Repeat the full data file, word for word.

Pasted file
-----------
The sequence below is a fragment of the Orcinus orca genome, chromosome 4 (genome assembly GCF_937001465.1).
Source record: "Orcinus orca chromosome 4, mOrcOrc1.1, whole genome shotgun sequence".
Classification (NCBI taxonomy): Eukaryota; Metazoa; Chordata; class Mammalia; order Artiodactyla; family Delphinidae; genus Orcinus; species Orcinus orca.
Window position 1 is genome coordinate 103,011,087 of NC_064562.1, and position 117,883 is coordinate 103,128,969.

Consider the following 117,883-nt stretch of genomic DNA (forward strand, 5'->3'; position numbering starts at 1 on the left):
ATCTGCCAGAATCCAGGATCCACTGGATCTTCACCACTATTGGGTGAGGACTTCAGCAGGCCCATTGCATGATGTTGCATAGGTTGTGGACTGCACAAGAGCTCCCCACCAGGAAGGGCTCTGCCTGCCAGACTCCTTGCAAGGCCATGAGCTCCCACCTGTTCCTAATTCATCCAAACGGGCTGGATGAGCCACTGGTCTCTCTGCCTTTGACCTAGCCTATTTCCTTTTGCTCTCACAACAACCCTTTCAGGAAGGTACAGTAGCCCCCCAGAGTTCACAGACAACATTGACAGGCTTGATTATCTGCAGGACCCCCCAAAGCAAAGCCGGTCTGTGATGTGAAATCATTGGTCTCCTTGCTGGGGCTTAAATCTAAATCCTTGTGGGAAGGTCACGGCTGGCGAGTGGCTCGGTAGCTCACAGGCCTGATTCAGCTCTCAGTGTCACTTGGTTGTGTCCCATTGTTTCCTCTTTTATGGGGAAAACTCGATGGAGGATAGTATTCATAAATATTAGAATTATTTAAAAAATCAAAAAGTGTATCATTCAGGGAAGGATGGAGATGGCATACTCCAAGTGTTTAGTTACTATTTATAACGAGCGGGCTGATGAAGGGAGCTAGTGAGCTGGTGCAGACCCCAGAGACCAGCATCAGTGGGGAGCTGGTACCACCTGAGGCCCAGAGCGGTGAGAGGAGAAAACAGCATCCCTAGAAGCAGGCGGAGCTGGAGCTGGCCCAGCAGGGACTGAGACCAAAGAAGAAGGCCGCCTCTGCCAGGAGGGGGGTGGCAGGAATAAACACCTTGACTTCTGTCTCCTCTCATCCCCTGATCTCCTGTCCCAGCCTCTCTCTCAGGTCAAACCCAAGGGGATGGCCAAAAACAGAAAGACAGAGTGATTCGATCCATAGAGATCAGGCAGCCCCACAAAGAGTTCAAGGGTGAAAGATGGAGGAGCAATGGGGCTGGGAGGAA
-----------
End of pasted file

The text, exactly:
The sequence below is a fragment of the Orcinus orca genome, chromosome 4 (genome assembly GCF_937001465.1).
Source record: "Orcinus orca chromosome 4, mOrcOrc1.1, whole genome shotgun sequence".
Classification (NCBI taxonomy): Eukaryota; Metazoa; Chordata; class Mammalia; order Artiodactyla; family Delphinidae; genus Orcinus; species Orcinus orca.
Window position 1 is genome coordinate 103,011,087 of NC_064562.1, and position 117,883 is coordinate 103,128,969.

Consider the following 117,883-nt stretch of genomic DNA (forward strand, 5'->3'; position numbering starts at 1 on the left):
ATCTGCCAGAATCCAGGATCCACTGGATCTTCACCACTATTGGGTGAGGACTTCAGCAGGCCCATTGCATGATGTTGCATAGGTTGTGGACTGCACAAGAGCTCCCCACCAGGAAGGGCTCTGCCTGCCAGACTCCTTGCAAGGCCATGAGCTCCCACCTGTTCCTAATTCATCCAAACGGGCTGGATGAGCCACTGGTCTCTCTGCCTTTGACCTAGCCTATTTCCTTTTGCTCTCACAACAACCCTTTCAGGAAGGTACAGTAGCCCCCCAGAGTTCACAGACAACATTGACAGGCTTGATTATCTGCAGGACCCCCCAAAGCAAAGCCGGTCTGTGATGTGAAATCATTGGTCTCCTTGCTGGGGCTTAAATCTAAATCCTTGTGGGAAGGTCACGGCTGGCGAGTGGCTCGGTAGCTCACAGGCCTGATTCAGCTCTCAGTGTCACTTGGTTGTGTCCCATTGTTTCCTCTTTTATGGGGAAAACTCGATGGAGGATAGTATTCATAAATATTAGAATTATTTAAAAAATCAAAAAGTGTATCATTCAGGGAAGGATGGAGATGGCATACTCCAAGTGTTTAGTTACTATTTATAACGAGCGGGCTGATGAAGGGAGCTAGTGAGCTGGTGCAGACCCCAGAGACCAGCATCAGTGGGGAGCTGGTACCACCTGAGGCCCAGAGCGGTGAGAGGAGAAAACAGCATCCCTAGAAGCAGGCGGAGCTGGAGCTGGCCCAGCAGGGACTGAGACCAAAGAAGAAGGCCGCCTCTGCCAGGAGGGGGGTGGCAGGAATAAACACCTTGACTTCTGTCTCCTCTCATCCCCTGATCTCCTGTCCCAGCCTCTCTCTCAGGTCAAACCCAAGGGGATGGCCAAAAACAGAAAGACAGAGTGATTCGATCCATAGAGATCAGGCAGCCCCACAAAGAGTTCAAGGGTGAAAGATGGAGGAGCAATGGGGCTGGGAGGAA